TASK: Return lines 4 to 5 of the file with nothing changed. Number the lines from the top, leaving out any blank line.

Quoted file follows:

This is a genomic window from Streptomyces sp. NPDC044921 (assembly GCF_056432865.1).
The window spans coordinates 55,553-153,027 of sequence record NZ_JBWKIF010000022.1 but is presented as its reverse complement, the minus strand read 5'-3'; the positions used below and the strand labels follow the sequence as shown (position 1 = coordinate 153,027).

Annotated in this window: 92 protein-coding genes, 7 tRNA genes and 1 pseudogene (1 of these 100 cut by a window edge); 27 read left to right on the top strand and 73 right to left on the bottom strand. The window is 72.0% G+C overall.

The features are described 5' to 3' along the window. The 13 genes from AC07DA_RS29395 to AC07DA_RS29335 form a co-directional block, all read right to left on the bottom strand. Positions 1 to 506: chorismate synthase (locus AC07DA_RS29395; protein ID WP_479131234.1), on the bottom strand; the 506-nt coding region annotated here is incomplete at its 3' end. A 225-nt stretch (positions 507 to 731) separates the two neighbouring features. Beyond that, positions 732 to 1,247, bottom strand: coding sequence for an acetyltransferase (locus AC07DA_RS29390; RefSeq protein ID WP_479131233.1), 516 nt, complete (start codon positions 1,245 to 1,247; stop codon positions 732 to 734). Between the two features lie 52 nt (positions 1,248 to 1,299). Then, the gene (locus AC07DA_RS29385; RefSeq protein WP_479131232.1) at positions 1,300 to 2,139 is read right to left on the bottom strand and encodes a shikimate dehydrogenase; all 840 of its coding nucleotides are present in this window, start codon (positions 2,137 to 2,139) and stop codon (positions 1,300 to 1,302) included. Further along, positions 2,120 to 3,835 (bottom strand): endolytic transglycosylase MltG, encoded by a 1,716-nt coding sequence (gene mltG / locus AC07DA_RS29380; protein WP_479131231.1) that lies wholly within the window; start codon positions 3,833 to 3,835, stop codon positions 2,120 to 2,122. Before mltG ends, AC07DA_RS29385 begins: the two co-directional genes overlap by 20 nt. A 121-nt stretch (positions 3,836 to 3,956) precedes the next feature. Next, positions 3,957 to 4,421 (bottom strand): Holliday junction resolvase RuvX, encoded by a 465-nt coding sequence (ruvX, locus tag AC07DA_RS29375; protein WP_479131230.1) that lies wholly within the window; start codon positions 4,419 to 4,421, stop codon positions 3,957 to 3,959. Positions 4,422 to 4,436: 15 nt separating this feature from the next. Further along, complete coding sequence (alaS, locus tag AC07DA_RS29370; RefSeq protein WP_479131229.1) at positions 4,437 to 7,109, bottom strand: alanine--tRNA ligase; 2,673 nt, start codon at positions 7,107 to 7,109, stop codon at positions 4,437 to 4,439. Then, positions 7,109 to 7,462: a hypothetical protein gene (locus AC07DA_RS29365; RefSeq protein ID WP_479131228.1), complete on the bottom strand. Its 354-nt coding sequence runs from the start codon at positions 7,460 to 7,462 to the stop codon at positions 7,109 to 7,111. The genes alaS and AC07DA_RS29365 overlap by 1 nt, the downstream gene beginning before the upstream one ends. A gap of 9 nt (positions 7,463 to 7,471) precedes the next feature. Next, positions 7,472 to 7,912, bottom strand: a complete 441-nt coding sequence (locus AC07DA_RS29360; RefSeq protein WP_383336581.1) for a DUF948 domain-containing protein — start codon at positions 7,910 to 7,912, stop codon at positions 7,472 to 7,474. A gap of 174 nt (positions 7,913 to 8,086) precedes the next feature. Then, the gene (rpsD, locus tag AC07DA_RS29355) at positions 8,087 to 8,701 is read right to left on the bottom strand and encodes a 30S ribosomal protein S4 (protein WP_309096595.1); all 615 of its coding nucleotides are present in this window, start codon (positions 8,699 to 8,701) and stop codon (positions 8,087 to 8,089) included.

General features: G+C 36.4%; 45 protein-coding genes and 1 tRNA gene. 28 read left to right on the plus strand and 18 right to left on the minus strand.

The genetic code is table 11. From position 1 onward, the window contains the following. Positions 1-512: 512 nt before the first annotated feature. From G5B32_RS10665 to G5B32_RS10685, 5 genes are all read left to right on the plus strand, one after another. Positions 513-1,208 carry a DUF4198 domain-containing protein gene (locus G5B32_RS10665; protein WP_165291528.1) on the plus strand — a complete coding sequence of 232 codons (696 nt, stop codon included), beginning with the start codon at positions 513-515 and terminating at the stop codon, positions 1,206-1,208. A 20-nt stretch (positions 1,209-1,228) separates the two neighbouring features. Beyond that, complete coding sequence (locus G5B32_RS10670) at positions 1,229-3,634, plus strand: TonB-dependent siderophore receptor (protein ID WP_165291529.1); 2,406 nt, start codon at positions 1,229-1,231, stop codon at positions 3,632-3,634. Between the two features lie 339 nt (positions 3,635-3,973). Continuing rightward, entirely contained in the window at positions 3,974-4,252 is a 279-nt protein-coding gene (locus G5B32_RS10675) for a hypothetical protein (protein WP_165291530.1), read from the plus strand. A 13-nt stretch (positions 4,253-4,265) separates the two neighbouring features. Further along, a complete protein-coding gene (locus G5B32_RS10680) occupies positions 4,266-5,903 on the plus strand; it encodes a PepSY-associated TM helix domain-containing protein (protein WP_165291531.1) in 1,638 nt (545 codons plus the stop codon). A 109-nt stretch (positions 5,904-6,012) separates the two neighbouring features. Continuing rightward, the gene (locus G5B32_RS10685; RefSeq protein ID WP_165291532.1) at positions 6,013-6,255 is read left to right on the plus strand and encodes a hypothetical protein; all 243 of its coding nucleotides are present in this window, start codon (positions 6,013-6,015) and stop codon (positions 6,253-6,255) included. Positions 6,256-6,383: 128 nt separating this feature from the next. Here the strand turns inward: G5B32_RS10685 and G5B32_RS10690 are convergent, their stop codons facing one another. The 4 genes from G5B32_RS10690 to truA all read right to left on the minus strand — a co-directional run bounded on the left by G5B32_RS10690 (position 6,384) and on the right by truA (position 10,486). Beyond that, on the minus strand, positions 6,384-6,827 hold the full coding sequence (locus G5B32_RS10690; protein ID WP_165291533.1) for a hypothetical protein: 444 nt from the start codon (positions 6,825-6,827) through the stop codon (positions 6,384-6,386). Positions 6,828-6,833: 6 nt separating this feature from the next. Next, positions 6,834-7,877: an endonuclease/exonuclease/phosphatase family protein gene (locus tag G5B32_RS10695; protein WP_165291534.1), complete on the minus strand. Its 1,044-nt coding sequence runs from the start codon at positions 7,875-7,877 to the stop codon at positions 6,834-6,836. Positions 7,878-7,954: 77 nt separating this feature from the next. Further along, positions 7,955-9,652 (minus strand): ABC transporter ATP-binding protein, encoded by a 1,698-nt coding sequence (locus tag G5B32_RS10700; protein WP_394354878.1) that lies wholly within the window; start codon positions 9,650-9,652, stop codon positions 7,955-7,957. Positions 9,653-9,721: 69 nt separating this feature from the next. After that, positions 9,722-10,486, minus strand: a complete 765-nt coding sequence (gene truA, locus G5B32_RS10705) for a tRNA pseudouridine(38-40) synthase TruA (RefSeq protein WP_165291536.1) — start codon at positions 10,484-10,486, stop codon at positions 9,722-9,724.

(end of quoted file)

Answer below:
The features are described 5' to 3' along the window. The 13 genes from AC07DA_RS29395 to AC07DA_RS29335 form a co-directional block, all read right to left on the bottom strand. Positions 1 to 506: chorismate synthase (locus AC07DA_RS29395; protein ID WP_479131234.1), on the bottom strand; the 506-nt coding region annotated here is incomplete at its 3' end. A 225-nt stretch (positions 507 to 731) separates the two neighbouring features. Beyond that, positions 732 to 1,247, bottom strand: coding sequence for an acetyltransferase (locus AC07DA_RS29390; RefSeq protein ID WP_479131233.1), 516 nt, complete (start codon positions 1,245 to 1,247; stop codon positions 732 to 734). Between the two features lie 52 nt (positions 1,248 to 1,299). Then, the gene (locus AC07DA_RS29385; RefSeq protein WP_479131232.1) at positions 1,300 to 2,139 is read right to left on the bottom strand and encodes a shikimate dehydrogenase; all 840 of its coding nucleotides are present in this window, start codon (positions 2,137 to 2,139) and stop codon (positions 1,300 to 1,302) included. Further along, positions 2,120 to 3,835 (bottom strand): endolytic transglycosylase MltG, encoded by a 1,716-nt coding sequence (gene mltG / locus AC07DA_RS29380; protein WP_479131231.1) that lies wholly within the window; start codon positions 3,833 to 3,835, stop codon positions 2,120 to 2,122. Before mltG ends, AC07DA_RS29385 begins: the two co-directional genes overlap by 20 nt. A 121-nt stretch (positions 3,836 to 3,956) precedes the next feature. Next, positions 3,957 to 4,421 (bottom strand): Holliday junction resolvase RuvX, encoded by a 465-nt coding sequence (ruvX, locus tag AC07DA_RS29375; protein WP_479131230.1) that lies wholly within the window; start codon positions 4,419 to 4,421, stop codon positions 3,957 to 3,959. Positions 4,422 to 4,436: 15 nt separating this feature from the next. Further along, complete coding sequence (alaS, locus tag AC07DA_RS29370; RefSeq protein WP_479131229.1) at positions 4,437 to 7,109, bottom strand: alanine--tRNA ligase; 2,673 nt, start codon at positions 7,107 to 7,109, stop codon at positions 4,437 to 4,439. Then, positions 7,109 to 7,462: a hypothetical protein gene (locus AC07DA_RS29365; RefSeq protein ID WP_479131228.1), complete on the bottom strand. Its 354-nt coding sequence runs from the start codon at positions 7,460 to 7,462 to the stop codon at positions 7,109 to 7,111. The genes alaS and AC07DA_RS29365 overlap by 1 nt, the downstream gene beginning before the upstream one ends. A gap of 9 nt (positions 7,463 to 7,471) precedes the next feature. Next, positions 7,472 to 7,912, bottom strand: a complete 441-nt coding sequence (locus AC07DA_RS29360; RefSeq protein WP_383336581.1) for a DUF948 domain-containing protein — start codon at positions 7,910 to 7,912, stop codon at positions 7,472 to 7,474. A gap of 174 nt (positions 7,913 to 8,086) precedes the next feature. Then, the gene (rpsD, locus tag AC07DA_RS29355) at positions 8,087 to 8,701 is read right to left on the bottom strand and encodes a 30S ribosomal protein S4 (protein WP_309096595.1); all 615 of its coding nucleotides are present in this window, start codon (positions 8,699 to 8,701) and stop codon (positions 8,087 to 8,089) included.

General features: G+C 36.4%; 45 protein-coding genes and 1 tRNA gene. 28 read left to right on the plus strand and 18 right to left on the minus strand.